Final cost projections for a proposed Marietta City Schools construction project have been submitted to the state, and the price tag is $78,725,370 for nearly all new schools.
The district administration and the Ohio School Facilities Commission have agreed on the figure after several meetings and inspections of Marietta High School, the only building that would be kept under the plan, said Marietta Superintendent Herb Young.
"We were at $83 million at one time, so we're in pretty good shape with this," he said.
If the district's voters pass a bond issue in November and the project proceeds, the OSFC will fund 39 percent and oversee the construction.
The local share would ultimately be $47 million, said Young, offset slightly by $800,000 in permanent improvement funds the district would use.
Two new schools would be built and the current high school renovated under the OSFC plan, all on one campus. The new buildings would be a high school and a kindergarten-through-fourth-grade building. The current high school would become a fifth-through-eighth-grade building.
5:30 p.m. Monday, Board of Education office.
The board will vote on a special needs resolution related to the OSFC project that enables them to have a bond issue for more than 9 percent of the district's general fund, the typical cap.
"The idea of that intrigues me," said Marietta resident Tom Ward, 52, who said he will cast a vote in November. "All the teachers could work together... and it would be one district coming together. The cost is a concern, but I actually kind of like the idea of one campus."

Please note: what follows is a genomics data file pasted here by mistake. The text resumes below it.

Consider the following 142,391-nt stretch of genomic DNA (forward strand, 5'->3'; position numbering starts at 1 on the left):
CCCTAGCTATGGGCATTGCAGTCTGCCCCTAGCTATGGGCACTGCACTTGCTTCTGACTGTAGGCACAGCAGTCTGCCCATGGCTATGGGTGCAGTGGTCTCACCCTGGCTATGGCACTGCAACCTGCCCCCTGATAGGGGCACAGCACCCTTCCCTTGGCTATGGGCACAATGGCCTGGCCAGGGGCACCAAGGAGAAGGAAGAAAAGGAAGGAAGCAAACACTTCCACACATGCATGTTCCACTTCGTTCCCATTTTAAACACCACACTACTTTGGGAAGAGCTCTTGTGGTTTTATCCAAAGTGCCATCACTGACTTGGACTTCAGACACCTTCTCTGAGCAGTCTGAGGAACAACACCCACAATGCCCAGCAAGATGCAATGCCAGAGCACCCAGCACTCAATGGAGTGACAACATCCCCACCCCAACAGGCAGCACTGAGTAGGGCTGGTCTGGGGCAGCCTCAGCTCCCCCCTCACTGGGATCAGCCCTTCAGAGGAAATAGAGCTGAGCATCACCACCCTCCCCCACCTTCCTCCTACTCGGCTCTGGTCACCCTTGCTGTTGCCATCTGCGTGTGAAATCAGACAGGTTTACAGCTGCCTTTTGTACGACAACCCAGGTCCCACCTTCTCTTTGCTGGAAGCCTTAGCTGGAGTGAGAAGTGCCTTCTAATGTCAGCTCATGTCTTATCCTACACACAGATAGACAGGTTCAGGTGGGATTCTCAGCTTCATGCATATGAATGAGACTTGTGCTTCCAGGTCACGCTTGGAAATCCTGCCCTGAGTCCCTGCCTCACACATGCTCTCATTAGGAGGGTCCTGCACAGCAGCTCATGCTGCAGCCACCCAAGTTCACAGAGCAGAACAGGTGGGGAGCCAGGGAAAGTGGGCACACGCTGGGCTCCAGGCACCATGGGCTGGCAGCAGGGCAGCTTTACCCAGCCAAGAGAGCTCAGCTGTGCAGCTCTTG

The Marietta City Schools Board of Education has taken steps toward putting a bond issue on the November ballot and the official ballot language should be approved by the board in July, Young said.
The millage will be determined at that time but the payment will be over 28 years, he said.
If the issue fails in November, the board can try again at the next election but it will add to the cost of the project, Young said.
"The most cost-effective option is passing it in November," he said. "There's inflation... the cost will increase every April so if it passed in May it would probably cost us another $1.5 million."
With a design phase already beginning, if the bond issue is passed in the fall, the new buildings could start to go up in the spring, Young said.
"We could probably be moving dirt as soon as the weather breaks, in April or May," he said.
Some preliminary plans should be available by August that would give the public a better idea of the one-campus design.
Marietta parent Kimberly Reese said she's waiting for that information before making a decision about the OSFC project.
"I want to know a little more before I decide whether or not to get on board," she said. "I'd want to see the specific plans."
She does think new buildings are needed in the district, she said, something also determined by the OSFC.
The OSFC determines that a building should be replaced if the cost to renovate it is 66 percent or more of the cost to re-build.
Reese said she's not sure that Phillips, Putnam, Washington and Harmar elementary shouldn't be replaced in their current locations.
"It's nice to have schools in your community," she said. "I'm just not sure."